A search warrant is a documented authorization that allows law enforcement officers to enter into private premises, search and seize property, and detain it as evidence of crime or for use in investigation (Modiano, 2000). Search warrants are legally issued only by a judge, after the police proves there is a probable cause that merits the search and not that the person to be searched committed a crime, as was discussed in Zurcher v. Stanford Daily case, 436 U.S. 547 (1978). In this case, the Supreme Court had issued a search warrant against a student newspaper that was not in any way implicated in any criminal activity; nevertheless, the law enforcers had reason to believe that it had evidence against demonstrators in the form of photographs. Warrants are restricted to when, where and how they should be used. Warrants to search and seize should not be given unless probable cause is proven, the support of an oath or affirmation together with the description of where and what things or individuals should be searched should be provided.
On the other hand, in case of a warrantless search, law enforcement officers conduct a search without an authority from the court to do so (Project on Law Enforcement Policy and Rulemaking, 1974). In the United States of America, these searches are restricted by the Bill of Rights, specifically by the Fourth Amendment. The Fourth Amendment states, “The right of the people to be secure in their persons, houses, papers, and effects, against unreasonable searches and seizures, shall not be violated, and no Warrants shall issue, but upon probable cause, supported by Oath or affirmation, and particularly describing the place to be searched, and the persons or things to be seized.” As a rule, police officers have no authorization to carry out searches that are random in nature. The Supreme Court, however, has asserted that searches without warrants by police officers may be compliant with the Fourth Amendment, as long as they are reasonable under certain circumstances. There are some exceptions to the Fourth Amendments that are aimed at enabling the law enforcement officers to carry out their work fully. The court seeks to strike a balance to suit the day-to-day practical realities of the law enforcers’ job, public interests, and individual freedoms. The stringent application of the Fourth Amendment would translate to having a police officer spend a lot of time on completing a warrant application and justifying it to a judge. Such procrastination in receiving a search warrant would lead to destruction of vital evidence, commission of crimes that were only at the preparatory stage, and disappearance of a suspect or witness.
Tests for Conducting a Warrantless Search
Today, the courts use reasonable tests and procedures to ascertain whether the search violates the privacy or not. Such tests for conducting a warrantless search that is admissible as evidence is twofold: the standard of reasonableness balancing and the reasonable suspicion test.
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Reasonableness Balancing Test
This test considers and balances the reasons for conducting a search without a warrant and the right to privacy of an individual. It was considered in the case of Terry v. Ohio, 392 U.S1 (1968), where the Supreme Court held that searches without warrants and unauthorized seizures were constitutionally permissible in certain limited instances. The Court’s main problem was to determine whether the warrant and probable clauses contained in the Fourth Amendment were applicable to searches and seizures or not. The Court initiated the test and, by assessing the search and/or seizure against the owner’s privacy, decided that the actions of the government were reasonable within the given circumstances.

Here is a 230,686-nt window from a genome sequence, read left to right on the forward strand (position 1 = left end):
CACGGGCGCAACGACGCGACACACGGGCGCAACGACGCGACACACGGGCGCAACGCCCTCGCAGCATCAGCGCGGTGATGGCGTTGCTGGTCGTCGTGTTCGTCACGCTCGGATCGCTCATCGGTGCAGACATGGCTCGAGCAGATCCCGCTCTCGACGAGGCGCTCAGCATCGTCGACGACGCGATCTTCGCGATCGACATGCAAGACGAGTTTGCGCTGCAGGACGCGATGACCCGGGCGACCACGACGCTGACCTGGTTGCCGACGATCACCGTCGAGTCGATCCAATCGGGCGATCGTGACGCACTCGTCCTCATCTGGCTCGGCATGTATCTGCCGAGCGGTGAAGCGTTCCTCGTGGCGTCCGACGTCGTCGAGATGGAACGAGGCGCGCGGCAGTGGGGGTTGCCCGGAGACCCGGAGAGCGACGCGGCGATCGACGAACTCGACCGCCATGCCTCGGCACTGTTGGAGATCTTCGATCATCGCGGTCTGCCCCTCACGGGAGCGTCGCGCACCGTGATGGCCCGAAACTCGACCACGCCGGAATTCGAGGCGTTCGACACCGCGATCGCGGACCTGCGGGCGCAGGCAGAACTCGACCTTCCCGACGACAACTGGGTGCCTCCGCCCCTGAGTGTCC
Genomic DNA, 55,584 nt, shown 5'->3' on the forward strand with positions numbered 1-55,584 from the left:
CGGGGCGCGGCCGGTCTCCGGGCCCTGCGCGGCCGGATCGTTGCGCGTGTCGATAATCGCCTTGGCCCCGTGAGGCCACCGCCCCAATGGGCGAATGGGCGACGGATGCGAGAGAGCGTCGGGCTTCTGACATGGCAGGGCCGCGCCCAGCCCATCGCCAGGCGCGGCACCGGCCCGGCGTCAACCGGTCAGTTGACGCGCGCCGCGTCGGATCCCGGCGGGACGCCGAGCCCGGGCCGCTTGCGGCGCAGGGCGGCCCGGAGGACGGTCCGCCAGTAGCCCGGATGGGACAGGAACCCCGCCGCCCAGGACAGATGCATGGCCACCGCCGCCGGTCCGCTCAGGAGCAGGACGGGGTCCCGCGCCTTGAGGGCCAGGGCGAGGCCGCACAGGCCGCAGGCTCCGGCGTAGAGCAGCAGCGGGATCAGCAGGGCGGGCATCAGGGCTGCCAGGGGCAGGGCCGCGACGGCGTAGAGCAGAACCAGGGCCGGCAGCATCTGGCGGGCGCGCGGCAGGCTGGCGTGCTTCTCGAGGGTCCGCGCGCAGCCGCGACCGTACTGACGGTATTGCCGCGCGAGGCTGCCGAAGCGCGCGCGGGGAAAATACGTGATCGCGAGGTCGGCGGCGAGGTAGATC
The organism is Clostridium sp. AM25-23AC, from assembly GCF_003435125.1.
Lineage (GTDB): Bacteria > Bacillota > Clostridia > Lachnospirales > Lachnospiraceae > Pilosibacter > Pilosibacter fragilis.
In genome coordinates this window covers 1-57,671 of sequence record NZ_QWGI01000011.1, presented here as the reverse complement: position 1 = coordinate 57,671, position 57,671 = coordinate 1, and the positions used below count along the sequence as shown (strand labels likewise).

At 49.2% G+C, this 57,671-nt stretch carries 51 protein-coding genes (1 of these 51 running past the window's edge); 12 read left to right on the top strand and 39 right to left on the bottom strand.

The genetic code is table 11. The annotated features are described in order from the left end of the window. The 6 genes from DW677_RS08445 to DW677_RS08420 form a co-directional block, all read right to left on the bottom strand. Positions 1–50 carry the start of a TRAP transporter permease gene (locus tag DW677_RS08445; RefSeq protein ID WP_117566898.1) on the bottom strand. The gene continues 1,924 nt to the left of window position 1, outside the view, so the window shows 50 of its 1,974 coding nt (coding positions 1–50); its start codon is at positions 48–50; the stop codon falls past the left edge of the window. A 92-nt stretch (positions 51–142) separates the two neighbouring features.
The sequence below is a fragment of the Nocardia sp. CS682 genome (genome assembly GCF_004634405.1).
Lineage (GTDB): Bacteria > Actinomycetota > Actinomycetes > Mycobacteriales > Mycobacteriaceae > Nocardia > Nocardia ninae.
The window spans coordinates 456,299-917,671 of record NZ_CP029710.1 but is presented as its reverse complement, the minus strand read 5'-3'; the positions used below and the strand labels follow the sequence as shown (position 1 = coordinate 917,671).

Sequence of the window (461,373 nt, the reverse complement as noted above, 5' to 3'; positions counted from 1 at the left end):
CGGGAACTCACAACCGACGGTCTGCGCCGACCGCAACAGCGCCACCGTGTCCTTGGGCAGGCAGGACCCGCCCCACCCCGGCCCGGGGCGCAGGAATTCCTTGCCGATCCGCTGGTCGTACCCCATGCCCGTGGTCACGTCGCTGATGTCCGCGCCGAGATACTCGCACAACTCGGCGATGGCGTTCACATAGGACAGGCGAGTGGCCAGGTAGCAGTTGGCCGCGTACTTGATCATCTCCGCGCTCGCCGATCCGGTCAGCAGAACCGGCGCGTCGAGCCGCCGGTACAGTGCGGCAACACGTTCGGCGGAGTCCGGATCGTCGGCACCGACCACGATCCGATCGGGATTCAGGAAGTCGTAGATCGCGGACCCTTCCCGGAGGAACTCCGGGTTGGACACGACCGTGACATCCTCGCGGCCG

Reasonable Suspicion Test
In case of a reasonable suspicion test, the Court determines whether inferences from the facts articulated by the officer provide reasonable suspicion. Consequently, it decides whether the unwarranted search or seizure is justifiable and whether it is reasonable to intrude into such privacy without a warrant. The reasonable suspicion that a felony has been or is in the process of commission is based on certain grounds, such as reliable hearsay, personal inferences of the police officer, use of criminal profiles, or even unprovoked flight.
Hearsay, for instance, was considered in the case of Adams v. Williams, 407 U.S 143 (1972); the information was taken into consideration as the police informant had provided reliable information to the police for several times earlier. If information is received from such an informant, the police can act on this tip: conduct a search without a warrant and seize property of the suspect, All required evidence can be admissible based on the reasonable test suspicion. Nevertheless, it is crucial to prove that the informant is true and reliable. In the case of Alabama v. White, 496 U.S. 325 (1990), for example, the tip failed the test as the information was received from an anonymous source, and it could not be proven reliable.
Where a seizure is done based on a less probable cause, the time that the property or person is detained is of great importance, though there is no specific time limitation. In the case of United States v Place, 462 U.S. 696 (1983), a person was suspected of possessing narcotics; consequently, he had been detained for ninety minutes and subjected to a dog sniff. The Court asserted that it was an excessively long detention. However, in United States v. Montoya de Hernandez case, 473 U.S. 531 (1985), another decision was made, and the detention was proved to be reasonable. A woman who had swallowed narcotics wrapped for smuggling refused to have an X- ray. She had been detained for sixteen hours until she had a bowel movement..
A warrantless search and/or seizure are applied in exceptional cases if only it is deemed justifiable and reasonable.